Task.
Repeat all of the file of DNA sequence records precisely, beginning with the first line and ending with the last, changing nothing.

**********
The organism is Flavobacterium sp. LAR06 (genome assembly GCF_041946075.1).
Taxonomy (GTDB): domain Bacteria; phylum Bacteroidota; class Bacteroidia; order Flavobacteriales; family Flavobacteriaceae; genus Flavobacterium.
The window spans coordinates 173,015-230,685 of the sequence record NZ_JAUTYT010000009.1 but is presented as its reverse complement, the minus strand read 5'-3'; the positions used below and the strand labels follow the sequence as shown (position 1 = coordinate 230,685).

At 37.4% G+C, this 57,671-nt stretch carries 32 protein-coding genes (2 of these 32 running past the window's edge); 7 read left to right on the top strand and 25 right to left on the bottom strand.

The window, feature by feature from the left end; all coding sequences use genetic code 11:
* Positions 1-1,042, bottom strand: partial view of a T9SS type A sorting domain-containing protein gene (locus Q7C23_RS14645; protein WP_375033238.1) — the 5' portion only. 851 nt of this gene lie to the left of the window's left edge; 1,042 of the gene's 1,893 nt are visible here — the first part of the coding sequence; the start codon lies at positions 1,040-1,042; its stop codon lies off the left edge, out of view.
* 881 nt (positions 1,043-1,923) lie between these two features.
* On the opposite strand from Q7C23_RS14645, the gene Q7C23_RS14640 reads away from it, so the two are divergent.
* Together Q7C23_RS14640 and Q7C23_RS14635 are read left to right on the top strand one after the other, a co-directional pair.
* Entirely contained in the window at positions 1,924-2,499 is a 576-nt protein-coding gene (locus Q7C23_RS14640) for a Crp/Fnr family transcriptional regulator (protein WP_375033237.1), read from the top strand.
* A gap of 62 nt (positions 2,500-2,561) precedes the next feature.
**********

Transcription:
The organism is Flavobacterium sp. LAR06 (genome assembly GCF_041946075.1).
Taxonomy (GTDB): domain Bacteria; phylum Bacteroidota; class Bacteroidia; order Flavobacteriales; family Flavobacteriaceae; genus Flavobacterium.
The window spans coordinates 173,015-230,685 of the sequence record NZ_JAUTYT010000009.1 but is presented as its reverse complement, the minus strand read 5'-3'; the positions used below and the strand labels follow the sequence as shown (position 1 = coordinate 230,685).

At 37.4% G+C, this 57,671-nt stretch carries 32 protein-coding genes (2 of these 32 running past the window's edge); 7 read left to right on the top strand and 25 right to left on the bottom strand.

The window, feature by feature from the left end; all coding sequences use genetic code 11:
* Positions 1-1,042, bottom strand: partial view of a T9SS type A sorting domain-containing protein gene (locus Q7C23_RS14645; protein WP_375033238.1) — the 5' portion only. 851 nt of this gene lie to the left of the window's left edge; 1,042 of the gene's 1,893 nt are visible here — the first part of the coding sequence; the start codon lies at positions 1,040-1,042; its stop codon lies off the left edge, out of view.
* 881 nt (positions 1,043-1,923) lie between these two features.
* On the opposite strand from Q7C23_RS14645, the gene Q7C23_RS14640 reads away from it, so the two are divergent.
* Together Q7C23_RS14640 and Q7C23_RS14635 are read left to right on the top strand one after the other, a co-directional pair.
* Entirely contained in the window at positions 1,924-2,499 is a 576-nt protein-coding gene (locus Q7C23_RS14640) for a Crp/Fnr family transcriptional regulator (protein WP_375033237.1), read from the top strand.
* A gap of 62 nt (positions 2,500-2,561) precedes the next feature.